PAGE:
the evidence that one is indeed justified.
- Anyone who says that good works are part of the
instrument or ground of justification has denied the
Gospel of Christ.
- Christ's active and passive obedience is the only
ground for the justification of sinners.
- Justification (sola gratia, sola fide)
is still the material principle of Protestant
- Saving faith is faith which alone apprehends Christ,
his righteousness, and merits.
- Faith, in the act of justification, is not an infused virtue, but a divine gift and the sole, adequate, trusting, receiving, resting, simple, apprehensive instrument of justification.
- The power of faith, in the act of justification,
lies only its object which is Christ and his
- In the act of justification, faith does not contain
"all other saving graces," but rather is accompanied by
them. To make faith, in the act of justification, to
contain "all other saving graces," is to adopt the Roman definition of faith as "formed by love."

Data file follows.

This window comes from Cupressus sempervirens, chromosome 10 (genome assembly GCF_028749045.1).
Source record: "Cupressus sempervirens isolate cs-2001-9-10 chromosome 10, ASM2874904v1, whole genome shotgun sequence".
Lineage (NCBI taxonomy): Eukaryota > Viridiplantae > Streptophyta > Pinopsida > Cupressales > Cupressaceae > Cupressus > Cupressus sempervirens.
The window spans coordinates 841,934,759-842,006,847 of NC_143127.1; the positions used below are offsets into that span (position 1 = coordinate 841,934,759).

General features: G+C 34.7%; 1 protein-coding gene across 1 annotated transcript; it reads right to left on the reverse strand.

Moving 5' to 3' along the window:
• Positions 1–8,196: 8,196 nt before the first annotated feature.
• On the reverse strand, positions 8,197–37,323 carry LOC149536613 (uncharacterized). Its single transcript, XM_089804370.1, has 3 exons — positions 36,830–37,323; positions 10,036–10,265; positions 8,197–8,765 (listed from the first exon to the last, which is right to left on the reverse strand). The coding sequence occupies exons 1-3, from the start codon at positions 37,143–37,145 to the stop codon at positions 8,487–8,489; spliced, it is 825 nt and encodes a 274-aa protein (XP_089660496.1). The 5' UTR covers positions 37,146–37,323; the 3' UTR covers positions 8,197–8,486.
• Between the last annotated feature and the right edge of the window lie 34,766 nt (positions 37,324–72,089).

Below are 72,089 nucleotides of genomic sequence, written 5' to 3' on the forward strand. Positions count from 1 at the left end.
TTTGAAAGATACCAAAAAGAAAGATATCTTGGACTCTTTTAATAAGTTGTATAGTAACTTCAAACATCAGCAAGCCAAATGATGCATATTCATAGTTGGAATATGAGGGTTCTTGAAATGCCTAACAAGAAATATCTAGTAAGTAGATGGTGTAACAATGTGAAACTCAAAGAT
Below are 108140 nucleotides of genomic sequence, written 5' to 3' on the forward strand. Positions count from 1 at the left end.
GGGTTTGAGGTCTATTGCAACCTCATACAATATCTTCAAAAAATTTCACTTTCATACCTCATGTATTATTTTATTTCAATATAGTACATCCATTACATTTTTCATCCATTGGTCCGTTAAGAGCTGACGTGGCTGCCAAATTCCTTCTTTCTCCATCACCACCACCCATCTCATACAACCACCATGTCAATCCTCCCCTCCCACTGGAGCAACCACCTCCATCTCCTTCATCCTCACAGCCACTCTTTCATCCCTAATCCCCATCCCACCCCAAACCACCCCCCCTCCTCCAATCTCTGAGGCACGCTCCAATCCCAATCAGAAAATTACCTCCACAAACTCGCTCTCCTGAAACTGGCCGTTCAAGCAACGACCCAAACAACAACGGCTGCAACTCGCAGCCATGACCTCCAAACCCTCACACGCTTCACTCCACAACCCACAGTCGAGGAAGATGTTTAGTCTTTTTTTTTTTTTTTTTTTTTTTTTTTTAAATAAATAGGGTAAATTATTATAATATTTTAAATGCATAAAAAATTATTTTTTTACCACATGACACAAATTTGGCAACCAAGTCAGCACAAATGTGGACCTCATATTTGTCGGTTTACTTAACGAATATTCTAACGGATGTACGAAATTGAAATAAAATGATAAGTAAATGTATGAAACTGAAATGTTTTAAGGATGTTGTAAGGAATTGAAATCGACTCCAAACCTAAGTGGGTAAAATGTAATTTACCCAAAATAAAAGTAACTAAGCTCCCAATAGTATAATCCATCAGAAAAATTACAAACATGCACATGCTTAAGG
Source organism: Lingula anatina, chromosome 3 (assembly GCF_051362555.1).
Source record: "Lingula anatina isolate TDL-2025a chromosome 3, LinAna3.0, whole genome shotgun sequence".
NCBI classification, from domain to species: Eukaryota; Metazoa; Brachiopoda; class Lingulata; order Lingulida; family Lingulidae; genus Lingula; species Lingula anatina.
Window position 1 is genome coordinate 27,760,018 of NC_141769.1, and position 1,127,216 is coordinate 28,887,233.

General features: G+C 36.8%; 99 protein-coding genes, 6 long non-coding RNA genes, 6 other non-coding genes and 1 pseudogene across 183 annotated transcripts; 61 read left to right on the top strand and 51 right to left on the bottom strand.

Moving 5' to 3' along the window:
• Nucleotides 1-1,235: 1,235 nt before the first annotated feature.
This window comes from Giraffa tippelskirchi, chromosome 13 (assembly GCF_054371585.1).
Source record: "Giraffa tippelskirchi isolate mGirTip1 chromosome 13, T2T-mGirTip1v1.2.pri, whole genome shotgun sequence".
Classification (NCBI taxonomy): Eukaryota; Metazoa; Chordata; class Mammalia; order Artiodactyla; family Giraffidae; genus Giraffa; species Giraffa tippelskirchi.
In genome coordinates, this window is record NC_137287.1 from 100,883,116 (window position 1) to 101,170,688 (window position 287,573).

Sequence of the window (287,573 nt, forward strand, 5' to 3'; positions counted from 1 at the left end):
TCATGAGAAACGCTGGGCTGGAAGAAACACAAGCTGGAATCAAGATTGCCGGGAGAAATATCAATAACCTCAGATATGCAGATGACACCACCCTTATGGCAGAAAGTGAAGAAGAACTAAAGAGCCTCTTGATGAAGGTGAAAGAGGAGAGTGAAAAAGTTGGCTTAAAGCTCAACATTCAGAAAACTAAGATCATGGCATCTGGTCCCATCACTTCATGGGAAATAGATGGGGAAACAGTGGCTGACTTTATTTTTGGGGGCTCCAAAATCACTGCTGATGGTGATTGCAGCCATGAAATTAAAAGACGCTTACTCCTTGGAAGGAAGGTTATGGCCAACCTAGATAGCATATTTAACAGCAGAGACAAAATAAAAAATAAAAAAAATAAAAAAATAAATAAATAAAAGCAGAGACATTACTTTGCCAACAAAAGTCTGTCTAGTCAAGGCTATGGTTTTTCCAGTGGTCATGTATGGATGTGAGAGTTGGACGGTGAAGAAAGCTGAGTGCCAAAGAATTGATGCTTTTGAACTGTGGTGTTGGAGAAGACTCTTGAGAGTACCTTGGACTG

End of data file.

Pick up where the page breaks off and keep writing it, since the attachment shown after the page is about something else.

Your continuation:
- Any definition of faith which contains more than one
element (e.g., faith and works) or any other object than
Christ and his finished work is
sub-Biblical and sub-Protestant.
- The doctrine of "obedient faith" (or "covenant faithfulness") as formulated by
Norman Shepherd teaches a complex instrument of faith in the act of justification whereby we are not justified only on the ground of Christ's righeousness imputed received through faith resting in and receiving that righteousness alone
and therefore denies sola fide and solo
- Justifying grace is not a substance but unmerited
- Divine grace is grounded in the sovereign will of
the immutable God and is therefore irresistible.
- God freely imputes our sin to Christ and his
righteousness to sinners.
- The Reformed ordo salutis is not a
speculative construct but a biblical doctrine.
- Much of so-called neo-evangelical soteriology has been
and is sub-Protestant and therefore not truly
evangelical as that adjective is defined by the 16th- and 17th-century Reformation theologians.